Cold Brew + Brandy Cocktail

Cold Brew + Brandy Cocktail

Iced coffee was invented for days like this. Days when the heat brings beads of sweat the moment you walk out the door, and the humidity increases the volume of your hair ten-fold (a la Monica Geller). Days when a glass of iced water just won’t cut it. You need the afternoon pick-me-up that only coffee can provide...and some days, that iced coffee begs for a shot of brandy and a splash of milk. 

I posted this Cold Brew + Brandy Cocktail a couple months ago on Instagram, but it bears repeating on the blog. It’s the perfect way to cap off a hot summer day. Cheers!

Cold Brew + Brandy Cocktail
Cold Brew + Brandy Cocktail

Cold Brew + Brandy Cocktail
Yields 1 cocktail

2 ounces cold brew coffee (such as FreshGround's Black Ice Brew)
2 ounces brandy
2 ounces whole milk (or cream)
1/2 ounce simple syrup
Ice
Cocoa powder, nutmeg, cinnamon or cardamom for topping

Add all ingredients to a cocktail shaker along with a handful of ice. Shake vigorously and strain into a glass.

Sprinkle the top with cocoa powder, nutmeg, cinnamon or cardamom. Enjoy!

Spiced Glogg Muffins

Did you make glogg yet? I hope you did...but if not, there's still plenty of winter left to enjoy it! And if you're thinking that all those raisins and almonds will go to waste after they've soaked in the brandy, wine and port, have no fear! They're perfect in breakfast treats like scones, quick breads and muffins. (In case you missed it, click here for the glogg recipe I'm referring to.)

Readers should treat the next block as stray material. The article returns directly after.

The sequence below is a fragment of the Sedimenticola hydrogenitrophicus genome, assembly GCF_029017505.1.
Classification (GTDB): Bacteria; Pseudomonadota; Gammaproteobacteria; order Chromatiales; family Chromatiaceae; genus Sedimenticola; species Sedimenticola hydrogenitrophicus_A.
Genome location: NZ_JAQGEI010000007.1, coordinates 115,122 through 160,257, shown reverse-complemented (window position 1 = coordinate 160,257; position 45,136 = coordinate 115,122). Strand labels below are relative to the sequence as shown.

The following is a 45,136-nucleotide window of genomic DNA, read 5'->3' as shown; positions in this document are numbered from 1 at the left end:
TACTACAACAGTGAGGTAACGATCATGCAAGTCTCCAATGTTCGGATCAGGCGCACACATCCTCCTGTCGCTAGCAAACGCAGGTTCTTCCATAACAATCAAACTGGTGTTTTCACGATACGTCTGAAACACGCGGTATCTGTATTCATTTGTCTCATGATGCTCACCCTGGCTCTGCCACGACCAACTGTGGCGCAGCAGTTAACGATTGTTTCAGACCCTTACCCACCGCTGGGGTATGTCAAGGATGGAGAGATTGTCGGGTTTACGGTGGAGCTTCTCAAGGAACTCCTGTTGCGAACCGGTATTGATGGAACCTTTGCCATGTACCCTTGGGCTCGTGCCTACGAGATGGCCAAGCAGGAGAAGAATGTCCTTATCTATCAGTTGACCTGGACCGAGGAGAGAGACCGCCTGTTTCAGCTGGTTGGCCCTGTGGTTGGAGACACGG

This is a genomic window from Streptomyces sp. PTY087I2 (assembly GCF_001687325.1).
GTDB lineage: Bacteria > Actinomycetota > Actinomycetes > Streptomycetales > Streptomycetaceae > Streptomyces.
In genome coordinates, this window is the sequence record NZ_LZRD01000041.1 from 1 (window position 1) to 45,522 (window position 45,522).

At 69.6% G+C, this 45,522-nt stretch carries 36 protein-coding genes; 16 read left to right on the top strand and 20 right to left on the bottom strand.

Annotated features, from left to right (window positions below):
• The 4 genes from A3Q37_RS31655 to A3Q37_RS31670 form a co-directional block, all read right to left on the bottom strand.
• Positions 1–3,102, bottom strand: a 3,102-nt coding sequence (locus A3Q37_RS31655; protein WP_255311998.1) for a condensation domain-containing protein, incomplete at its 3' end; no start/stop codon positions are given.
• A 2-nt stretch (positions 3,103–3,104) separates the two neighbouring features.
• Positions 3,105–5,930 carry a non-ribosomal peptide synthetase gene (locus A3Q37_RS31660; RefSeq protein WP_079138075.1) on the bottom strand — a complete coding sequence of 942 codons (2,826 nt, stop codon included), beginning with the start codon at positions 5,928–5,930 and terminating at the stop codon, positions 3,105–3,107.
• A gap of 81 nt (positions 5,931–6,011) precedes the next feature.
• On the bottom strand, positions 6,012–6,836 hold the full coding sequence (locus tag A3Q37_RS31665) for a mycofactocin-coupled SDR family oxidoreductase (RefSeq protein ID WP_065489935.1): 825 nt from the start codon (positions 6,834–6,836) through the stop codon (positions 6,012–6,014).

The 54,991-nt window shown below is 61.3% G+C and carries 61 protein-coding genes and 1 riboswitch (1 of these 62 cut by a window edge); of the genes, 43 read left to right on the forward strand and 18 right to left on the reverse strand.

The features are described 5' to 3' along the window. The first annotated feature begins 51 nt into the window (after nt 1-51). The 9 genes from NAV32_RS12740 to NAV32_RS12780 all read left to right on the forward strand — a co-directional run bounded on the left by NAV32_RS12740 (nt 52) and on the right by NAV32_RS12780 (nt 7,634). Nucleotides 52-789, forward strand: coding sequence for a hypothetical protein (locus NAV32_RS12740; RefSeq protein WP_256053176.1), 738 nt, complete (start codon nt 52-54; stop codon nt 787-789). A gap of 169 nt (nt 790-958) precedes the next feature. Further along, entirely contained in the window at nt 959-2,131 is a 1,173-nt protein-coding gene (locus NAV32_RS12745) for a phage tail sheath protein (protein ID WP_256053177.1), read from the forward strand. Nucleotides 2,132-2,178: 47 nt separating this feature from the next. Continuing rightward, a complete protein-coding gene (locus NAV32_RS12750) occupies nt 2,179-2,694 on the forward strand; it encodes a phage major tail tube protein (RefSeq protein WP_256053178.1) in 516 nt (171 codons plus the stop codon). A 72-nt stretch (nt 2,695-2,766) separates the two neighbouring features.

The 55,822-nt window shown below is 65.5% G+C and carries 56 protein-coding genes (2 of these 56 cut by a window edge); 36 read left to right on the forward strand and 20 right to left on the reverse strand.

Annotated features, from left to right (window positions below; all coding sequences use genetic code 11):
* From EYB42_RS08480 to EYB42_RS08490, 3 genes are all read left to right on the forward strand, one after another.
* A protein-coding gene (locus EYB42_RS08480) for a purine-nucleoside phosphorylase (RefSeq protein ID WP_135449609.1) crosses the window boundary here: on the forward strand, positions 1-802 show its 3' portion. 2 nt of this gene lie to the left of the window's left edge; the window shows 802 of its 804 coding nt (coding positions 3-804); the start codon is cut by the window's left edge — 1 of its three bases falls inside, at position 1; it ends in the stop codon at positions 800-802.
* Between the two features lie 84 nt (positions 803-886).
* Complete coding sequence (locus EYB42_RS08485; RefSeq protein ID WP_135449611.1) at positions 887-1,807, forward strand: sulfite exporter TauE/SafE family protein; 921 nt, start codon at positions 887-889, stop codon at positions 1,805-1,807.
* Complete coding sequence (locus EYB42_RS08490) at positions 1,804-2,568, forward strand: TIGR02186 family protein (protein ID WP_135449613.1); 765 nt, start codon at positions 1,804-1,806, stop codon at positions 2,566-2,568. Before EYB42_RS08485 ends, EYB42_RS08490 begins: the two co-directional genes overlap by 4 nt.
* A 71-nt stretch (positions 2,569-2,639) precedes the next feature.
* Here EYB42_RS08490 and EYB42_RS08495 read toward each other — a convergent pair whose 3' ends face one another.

After I make glogg, I strain out the spices, almonds, raisins and other mix-ins. If I'm not ready to do anything with them yet, I throw it all in a zip top bag and stick it in the fridge or freezer (although it's all been soaked in alcohol long enough that there's probably not much chance of anything going bad). When I'm ready to bake, I spread all the mix-ins out on a cookie sheet and quickly pick out the stuff I don't want - like cinnamon sticks, chunks of ginger and pieces of orange peel. I'm basically looking to hold onto the raisins and almonds, which eventually find their way into these Spiced Glogg Muffins.

If you're not much of a glogg drinker, you can take a handful of raisins and blanched almonds and soak them in brandy, wine or port for anywhere from 30 minutes to overnight. Then, just strain out the alcohol when you're ready to bake...and try not to snack too much on the boozy fruit and nuts before they make it into the batter!


Spiced Glogg Muffins
Yields 12 regular-sized muffins

2 cups all-purpose flour
½ cup sugar
1 teaspoon baking powder
½ teaspoon baking soda
½ teaspoon salt
½ teaspoon cinnamon
½ teaspoon ground ginger
¼ teaspoon ground cloves
½ cup sour cream
½ cup milk
1 egg
2 Tablespoons melted butter
1 cup of glogg-soaked almonds and raisins*

Preheat the oven to 400 degrees. Grease a regular sized muffin tin, or use paper muffin cups.

In a medium bowl, mix together the flour, sugar, baking powder, baking soda, salt, cinnamon, ginger and cloves. In a separate bowl, whisk together the sour cream, milk, egg and butter.